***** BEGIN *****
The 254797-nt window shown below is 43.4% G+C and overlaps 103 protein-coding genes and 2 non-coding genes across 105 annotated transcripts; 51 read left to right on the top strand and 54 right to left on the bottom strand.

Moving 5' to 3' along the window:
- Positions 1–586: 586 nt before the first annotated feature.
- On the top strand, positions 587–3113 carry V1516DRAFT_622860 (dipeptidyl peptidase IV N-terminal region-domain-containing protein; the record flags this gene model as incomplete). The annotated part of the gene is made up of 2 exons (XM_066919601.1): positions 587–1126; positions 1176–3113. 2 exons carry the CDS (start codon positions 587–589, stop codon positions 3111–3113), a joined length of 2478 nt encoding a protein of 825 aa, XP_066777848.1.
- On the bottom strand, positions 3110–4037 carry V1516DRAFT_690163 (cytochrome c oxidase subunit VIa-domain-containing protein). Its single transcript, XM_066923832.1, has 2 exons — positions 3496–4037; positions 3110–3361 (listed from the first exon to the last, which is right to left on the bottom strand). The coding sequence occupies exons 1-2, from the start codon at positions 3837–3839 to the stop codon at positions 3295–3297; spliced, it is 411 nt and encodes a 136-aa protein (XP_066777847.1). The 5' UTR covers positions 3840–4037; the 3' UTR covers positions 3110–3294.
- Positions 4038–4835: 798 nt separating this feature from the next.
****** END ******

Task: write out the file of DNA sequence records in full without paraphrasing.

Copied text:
The 254797-nt window shown below is 43.4% G+C and overlaps 103 protein-coding genes and 2 non-coding genes across 105 annotated transcripts; 51 read left to right on the top strand and 54 right to left on the bottom strand.

Moving 5' to 3' along the window:
- Positions 1–586: 586 nt before the first annotated feature.
- On the top strand, positions 587–3113 carry V1516DRAFT_622860 (dipeptidyl peptidase IV N-terminal region-domain-containing protein; the record flags this gene model as incomplete). The annotated part of the gene is made up of 2 exons (XM_066919601.1): positions 587–1126; positions 1176–3113. 2 exons carry the CDS (start codon positions 587–589, stop codon positions 3111–3113), a joined length of 2478 nt encoding a protein of 825 aa, XP_066777848.1.
- On the bottom strand, positions 3110–4037 carry V1516DRAFT_690163 (cytochrome c oxidase subunit VIa-domain-containing protein). Its single transcript, XM_066923832.1, has 2 exons — positions 3496–4037; positions 3110–3361 (listed from the first exon to the last, which is right to left on the bottom strand). The coding sequence occupies exons 1-2, from the start codon at positions 3837–3839 to the stop codon at positions 3295–3297; spliced, it is 411 nt and encodes a 136-aa protein (XP_066777847.1). The 5' UTR covers positions 3840–4037; the 3' UTR covers positions 3110–3294.
- Positions 4038–4835: 798 nt separating this feature from the next.